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Wed Oct 24, 2012, 01:46 AM

Environmental Groups: Don't Import Natural Gas

By Anita Hofschneider 10/23/2012

Hawaii Gas wants to bring liquefied natural gas to Hawaii to help lower the cost of energy.

But environmental groups oppose the move and are working to prevent it for environmental reasons.

The Sierra Club and the Blue Planet Foundation filed motions with the Federal Energy Regulatory Commission late last week to intervene in the Hawaii gas company's attempt to import the fossil fuel.

Hawaii Gas asked FERC for approval to import LNG in August. The application (pdf) is still pending. The company hopes that natural gas will help improve the state's energy efficiency as well as reduce costs for consumers.

More: http://www.civilbeat.com/articles/2012/10/23/17439-environmental-groups-dont-import-natural-gas/

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Reply Environmental Groups: Don't Import Natural Gas (Original post)
ellisonz Oct 2012 OP
ProgressiveProfessor Oct 2012 #1
ellisonz Oct 2012 #2
ProgressiveProfessor Oct 2012 #3
ellisonz Oct 2012 #4
ProgressiveProfessor Oct 2012 #5
ellisonz Oct 2012 #6

Response to ellisonz (Original post)

Wed Oct 24, 2012, 10:55 AM

1. Another attempt to raise the cost of living so the middle class and poor cannot stay in Hawaii

If rethugs were doing it, that would be the mantra but when its

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Response to ProgressiveProfessor (Reply #1)

Wed Oct 24, 2012, 01:36 PM

2. To be fair...

...unless we dramatically reduce consumption of fossil fuels Hawaii people won't really be able to afford them in the long run.

Let the oil companies show this is better in Court. Do you remember what happened last time a big business tried to jump the legal shark in Hawaii?

There might be an argument made that this would be good for businesses in the transportation industry with vehicle fleets, but they need to show it's an appropriate option with the existing framework of laws.

Are you opposed to the path to clean energy?

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Response to ellisonz (Reply #2)

Wed Oct 24, 2012, 02:01 PM

3. Hawaii was the first place in the US where I saw the American dream breaking down

It has gotten no better since. The poor are pushed further away and in many cases off the island disrupting the extended families that are common. It would be worse if the wealthy did not need bus boys and janitors. They are rapidly becoming the isles of privilege.

The interesting part is that it is not just the poor who are leaving. Checkout where your high school classmates are living on a percentage basis. How many Punahou/Iolani grads stayed there? What about Kaimuki or Kalihi? Even the children of the well to do are bailing out.




I have a large (as in well excess of need) solar plant on my property. Cleanest you can get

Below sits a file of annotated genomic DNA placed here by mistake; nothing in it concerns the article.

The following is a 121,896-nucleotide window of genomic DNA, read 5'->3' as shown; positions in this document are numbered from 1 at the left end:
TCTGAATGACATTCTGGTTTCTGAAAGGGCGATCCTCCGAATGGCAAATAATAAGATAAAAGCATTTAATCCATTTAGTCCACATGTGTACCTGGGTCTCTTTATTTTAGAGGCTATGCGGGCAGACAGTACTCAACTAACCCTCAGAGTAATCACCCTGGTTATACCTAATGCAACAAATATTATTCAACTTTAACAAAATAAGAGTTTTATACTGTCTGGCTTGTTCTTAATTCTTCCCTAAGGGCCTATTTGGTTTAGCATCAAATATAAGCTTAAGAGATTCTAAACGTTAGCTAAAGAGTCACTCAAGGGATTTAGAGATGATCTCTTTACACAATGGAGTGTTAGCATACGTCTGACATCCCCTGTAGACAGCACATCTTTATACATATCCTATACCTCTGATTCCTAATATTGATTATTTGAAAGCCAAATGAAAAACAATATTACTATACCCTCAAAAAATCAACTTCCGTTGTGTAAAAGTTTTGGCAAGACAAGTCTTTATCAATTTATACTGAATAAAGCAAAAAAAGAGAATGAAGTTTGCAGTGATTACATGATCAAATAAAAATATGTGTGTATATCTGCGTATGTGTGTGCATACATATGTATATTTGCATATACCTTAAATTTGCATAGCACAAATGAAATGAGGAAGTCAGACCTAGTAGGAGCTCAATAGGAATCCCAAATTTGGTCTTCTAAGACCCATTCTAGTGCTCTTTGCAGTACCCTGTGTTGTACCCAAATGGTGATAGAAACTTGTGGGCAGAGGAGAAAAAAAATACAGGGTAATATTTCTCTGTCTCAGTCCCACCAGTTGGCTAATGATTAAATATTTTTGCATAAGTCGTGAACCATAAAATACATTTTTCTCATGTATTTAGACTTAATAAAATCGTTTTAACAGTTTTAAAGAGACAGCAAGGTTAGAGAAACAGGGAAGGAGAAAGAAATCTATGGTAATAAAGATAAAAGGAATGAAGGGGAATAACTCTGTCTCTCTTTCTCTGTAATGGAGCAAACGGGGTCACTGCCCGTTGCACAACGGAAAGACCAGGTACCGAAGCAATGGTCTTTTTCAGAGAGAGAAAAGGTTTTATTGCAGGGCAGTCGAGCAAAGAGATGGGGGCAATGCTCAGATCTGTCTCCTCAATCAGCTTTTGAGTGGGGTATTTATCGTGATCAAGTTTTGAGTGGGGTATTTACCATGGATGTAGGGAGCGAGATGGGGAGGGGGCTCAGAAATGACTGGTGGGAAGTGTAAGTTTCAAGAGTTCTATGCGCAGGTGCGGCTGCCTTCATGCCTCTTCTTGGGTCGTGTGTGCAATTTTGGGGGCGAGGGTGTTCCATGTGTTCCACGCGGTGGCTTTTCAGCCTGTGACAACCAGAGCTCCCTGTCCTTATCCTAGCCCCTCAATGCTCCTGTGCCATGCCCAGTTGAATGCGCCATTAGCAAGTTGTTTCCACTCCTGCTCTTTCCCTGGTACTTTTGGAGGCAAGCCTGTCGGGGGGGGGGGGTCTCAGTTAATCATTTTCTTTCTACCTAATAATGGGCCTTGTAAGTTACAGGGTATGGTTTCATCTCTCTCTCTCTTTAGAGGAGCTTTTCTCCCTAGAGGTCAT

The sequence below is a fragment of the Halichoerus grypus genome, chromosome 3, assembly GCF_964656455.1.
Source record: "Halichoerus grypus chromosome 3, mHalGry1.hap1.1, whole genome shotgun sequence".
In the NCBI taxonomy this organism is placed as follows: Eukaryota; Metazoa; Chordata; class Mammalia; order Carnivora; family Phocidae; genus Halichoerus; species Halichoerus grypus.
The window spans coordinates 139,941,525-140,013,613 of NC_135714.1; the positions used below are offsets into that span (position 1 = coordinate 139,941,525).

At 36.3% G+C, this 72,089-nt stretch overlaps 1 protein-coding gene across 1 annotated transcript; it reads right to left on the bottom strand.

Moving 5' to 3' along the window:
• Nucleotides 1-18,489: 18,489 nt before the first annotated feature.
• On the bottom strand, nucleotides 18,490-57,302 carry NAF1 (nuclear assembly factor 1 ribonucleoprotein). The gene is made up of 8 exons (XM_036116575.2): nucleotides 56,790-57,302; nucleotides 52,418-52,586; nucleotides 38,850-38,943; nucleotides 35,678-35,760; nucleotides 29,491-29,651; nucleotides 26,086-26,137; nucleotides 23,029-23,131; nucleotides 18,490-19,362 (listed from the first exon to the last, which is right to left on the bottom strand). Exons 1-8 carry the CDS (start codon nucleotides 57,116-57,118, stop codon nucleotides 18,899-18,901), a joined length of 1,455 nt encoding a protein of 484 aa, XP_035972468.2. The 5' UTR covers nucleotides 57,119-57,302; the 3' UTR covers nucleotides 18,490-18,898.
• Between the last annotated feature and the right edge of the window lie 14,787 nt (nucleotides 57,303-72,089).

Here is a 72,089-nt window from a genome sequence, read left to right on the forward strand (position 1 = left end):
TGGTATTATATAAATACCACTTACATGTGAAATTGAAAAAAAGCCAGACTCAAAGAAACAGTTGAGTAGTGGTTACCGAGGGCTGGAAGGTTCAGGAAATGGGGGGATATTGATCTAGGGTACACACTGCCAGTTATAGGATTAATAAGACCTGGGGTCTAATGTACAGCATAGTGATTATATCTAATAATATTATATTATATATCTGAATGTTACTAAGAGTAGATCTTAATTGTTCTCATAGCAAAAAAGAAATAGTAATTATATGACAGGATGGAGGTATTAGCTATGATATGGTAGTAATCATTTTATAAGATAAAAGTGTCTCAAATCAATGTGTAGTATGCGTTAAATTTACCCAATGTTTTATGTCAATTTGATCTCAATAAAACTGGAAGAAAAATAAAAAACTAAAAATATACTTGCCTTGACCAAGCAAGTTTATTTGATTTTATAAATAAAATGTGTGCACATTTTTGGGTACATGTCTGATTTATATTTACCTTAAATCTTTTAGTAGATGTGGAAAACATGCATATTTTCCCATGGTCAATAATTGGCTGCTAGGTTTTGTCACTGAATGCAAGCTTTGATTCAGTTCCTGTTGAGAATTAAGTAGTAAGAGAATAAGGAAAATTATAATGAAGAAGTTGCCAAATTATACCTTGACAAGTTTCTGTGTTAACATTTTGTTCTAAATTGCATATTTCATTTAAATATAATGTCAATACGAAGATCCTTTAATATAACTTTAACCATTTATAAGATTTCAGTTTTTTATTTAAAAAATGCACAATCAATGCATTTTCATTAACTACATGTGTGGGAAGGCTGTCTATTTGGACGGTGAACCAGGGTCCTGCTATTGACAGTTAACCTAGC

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Response to ProgressiveProfessor (Reply #3)

Wed Oct 24, 2012, 02:20 PM

4. You live out in the desert in California...

...the reality that you well know is that there just is not enough land and water in the islands to support an ever-growing population. That's just the plain truth. That's why my best guess is that there is something like 400,000 Hawaii people living on the Mainland. I would add that one of those individuals is President of the United States of America!

Building over the last few remaining bits of country on Oahu will not fix that! I feel your pain, but being in denial about the reality of the situation is not a solution.

"The Price of Paradise" isn't going away no matter how many high-rise condos and new subdivisions you build.

KEEP THE COUNTRY COUNTRY, BRAH

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Response to ellisonz (Reply #4)

Wed Oct 24, 2012, 02:31 PM

5. I do now, but grew up on Oahu

My real concern is equity. The rich will find a way to live there while the poor are forced away disrupting families. Its not about keeping the country country, but keeping places for the less fortunate to live. Moiliili, Kapahulu, and others are facing gentrification and unlike on the mainland, there are hard limits to expansion. Ohana zoning can only go so far.

So while I understand the desire to limit development etc, its being done on the back of the poor, and that is what pisses me off.

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Response to ProgressiveProfessor (Reply #5)

Wed Oct 24, 2012, 02:43 PM

6. My family lives in Kaimuki...

...our land has been in our family since 1942. I don't think tearing up all the business and apartments on Waialae Ave to build big multi-use apartment complexes is going to solve this problem. There simply isn't enough land! I agree with you, I don't like it either, but it is what is is - a series of island chains in the middle of the Pacific. Oahu is maxed out and I'm not sure lots of building on the outer islands is the solution either. Yeah there is some room for redevelopment - Kakaako, parts of Moiliili, Iwilei, Kalihi Kai, Barbers Point. But developments such as Koa Ridge and Hooplili aren't trying to increase urban density to provide affordable housing, they're sprawl!

We can do development in a smart way, but no matter what we do, it won't bring down the cost of living, it just will grow the middle class on Hawaii. What we really need to be looking at is why there is persistent inter-generational poverty. The school system needs drastic reform and there are a number of environmentally friendly industries that can be developed to provide good jobs to future generations: clean energy, more sustainable tourism, sciences, medicine...

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